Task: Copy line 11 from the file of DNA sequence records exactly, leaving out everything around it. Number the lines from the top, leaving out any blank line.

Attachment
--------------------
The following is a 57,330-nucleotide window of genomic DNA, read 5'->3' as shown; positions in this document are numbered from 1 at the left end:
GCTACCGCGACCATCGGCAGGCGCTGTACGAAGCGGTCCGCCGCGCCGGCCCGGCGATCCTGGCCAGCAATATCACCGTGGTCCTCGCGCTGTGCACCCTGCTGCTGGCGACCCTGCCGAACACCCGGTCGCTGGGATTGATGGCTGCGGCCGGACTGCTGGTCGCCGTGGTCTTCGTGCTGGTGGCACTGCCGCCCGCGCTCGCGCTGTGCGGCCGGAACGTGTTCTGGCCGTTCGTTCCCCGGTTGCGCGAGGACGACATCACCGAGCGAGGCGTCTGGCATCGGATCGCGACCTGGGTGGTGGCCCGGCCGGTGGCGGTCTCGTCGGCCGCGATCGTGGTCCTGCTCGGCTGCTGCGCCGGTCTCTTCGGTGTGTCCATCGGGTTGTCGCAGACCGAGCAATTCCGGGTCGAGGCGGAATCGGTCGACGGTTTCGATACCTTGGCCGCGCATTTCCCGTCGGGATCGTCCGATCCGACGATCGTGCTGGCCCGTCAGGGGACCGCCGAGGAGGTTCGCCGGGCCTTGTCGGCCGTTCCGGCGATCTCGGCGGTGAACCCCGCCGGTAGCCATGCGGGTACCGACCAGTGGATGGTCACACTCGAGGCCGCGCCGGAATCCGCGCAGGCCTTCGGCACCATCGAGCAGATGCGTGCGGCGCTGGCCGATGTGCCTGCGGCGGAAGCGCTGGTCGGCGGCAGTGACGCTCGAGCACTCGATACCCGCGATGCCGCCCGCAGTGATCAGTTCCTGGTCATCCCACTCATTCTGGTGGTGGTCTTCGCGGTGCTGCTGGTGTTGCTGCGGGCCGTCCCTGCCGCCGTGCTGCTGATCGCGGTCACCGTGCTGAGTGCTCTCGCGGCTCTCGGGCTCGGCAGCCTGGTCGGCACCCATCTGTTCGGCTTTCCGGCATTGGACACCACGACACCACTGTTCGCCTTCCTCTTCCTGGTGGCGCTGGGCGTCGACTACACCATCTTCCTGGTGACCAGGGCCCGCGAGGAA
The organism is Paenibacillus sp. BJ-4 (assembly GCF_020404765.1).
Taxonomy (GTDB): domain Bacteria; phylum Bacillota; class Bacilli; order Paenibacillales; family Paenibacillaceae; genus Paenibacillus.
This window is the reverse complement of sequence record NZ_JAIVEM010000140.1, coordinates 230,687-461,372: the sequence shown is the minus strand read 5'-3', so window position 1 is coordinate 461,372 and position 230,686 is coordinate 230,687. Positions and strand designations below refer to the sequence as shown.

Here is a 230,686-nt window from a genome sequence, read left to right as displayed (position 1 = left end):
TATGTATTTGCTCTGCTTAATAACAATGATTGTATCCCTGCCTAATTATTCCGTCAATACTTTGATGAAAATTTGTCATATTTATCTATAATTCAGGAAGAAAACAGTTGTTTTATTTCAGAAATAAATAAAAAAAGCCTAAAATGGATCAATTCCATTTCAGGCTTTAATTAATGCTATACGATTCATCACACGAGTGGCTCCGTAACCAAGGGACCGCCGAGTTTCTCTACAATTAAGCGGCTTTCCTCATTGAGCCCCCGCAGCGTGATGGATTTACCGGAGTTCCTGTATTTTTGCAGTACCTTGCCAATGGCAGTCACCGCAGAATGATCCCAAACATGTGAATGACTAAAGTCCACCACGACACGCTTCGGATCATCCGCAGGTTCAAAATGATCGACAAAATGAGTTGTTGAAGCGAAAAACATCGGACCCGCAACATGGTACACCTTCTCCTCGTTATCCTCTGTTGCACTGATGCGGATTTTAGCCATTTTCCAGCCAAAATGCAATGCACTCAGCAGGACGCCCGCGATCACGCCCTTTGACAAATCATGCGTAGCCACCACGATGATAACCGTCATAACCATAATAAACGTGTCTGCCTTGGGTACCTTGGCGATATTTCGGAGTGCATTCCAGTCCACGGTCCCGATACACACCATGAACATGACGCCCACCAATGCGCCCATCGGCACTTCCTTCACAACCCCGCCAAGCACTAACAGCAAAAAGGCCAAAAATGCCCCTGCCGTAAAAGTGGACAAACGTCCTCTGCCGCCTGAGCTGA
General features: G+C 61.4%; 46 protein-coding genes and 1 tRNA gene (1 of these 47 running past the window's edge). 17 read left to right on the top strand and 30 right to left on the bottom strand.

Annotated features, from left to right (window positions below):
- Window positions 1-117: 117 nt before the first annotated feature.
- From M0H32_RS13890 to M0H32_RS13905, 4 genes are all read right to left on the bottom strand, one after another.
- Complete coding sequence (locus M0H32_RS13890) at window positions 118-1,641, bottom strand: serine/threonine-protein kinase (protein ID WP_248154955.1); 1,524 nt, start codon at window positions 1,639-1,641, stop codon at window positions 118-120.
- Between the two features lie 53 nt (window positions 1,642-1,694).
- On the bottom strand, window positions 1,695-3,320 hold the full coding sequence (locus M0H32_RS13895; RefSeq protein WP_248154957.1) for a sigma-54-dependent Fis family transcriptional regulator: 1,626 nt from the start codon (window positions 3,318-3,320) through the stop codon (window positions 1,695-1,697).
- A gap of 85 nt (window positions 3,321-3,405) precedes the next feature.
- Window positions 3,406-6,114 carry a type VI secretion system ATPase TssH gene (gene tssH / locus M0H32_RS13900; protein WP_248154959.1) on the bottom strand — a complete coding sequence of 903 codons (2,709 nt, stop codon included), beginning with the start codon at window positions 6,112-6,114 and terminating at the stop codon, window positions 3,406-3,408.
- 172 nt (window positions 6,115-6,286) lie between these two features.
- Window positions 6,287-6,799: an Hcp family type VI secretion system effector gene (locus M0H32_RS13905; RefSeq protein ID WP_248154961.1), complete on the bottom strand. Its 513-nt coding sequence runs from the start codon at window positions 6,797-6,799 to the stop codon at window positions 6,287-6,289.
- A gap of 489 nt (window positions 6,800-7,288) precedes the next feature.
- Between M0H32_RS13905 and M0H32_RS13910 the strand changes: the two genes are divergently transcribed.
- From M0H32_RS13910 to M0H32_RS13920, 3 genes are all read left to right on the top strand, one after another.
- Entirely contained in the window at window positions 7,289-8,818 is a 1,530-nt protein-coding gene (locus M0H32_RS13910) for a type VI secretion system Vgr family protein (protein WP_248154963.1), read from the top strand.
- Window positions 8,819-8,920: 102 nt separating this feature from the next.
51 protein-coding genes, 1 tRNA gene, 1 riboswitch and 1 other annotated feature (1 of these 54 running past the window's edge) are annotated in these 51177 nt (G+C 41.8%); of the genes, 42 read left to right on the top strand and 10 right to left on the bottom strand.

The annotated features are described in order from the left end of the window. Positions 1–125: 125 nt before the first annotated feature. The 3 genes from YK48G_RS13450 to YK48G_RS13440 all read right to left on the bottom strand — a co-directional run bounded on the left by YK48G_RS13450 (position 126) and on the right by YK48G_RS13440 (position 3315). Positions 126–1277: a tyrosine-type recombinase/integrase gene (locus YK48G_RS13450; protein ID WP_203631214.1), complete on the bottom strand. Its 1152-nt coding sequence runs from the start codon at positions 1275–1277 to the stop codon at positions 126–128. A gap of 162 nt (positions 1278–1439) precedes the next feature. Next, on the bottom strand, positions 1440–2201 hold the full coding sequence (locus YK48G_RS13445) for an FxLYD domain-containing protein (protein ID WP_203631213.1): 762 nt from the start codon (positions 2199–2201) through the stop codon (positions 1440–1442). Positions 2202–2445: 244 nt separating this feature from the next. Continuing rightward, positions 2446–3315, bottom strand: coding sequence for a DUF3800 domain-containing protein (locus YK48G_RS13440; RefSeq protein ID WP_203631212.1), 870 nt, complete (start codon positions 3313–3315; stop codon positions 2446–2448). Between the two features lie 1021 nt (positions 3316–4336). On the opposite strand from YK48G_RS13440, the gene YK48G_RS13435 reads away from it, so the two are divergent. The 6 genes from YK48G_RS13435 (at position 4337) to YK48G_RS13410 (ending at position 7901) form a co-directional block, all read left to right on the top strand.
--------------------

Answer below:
- From M0H32_RS13890 to M0H32_RS13905, 4 genes are all read right to left on the bottom strand, one after another.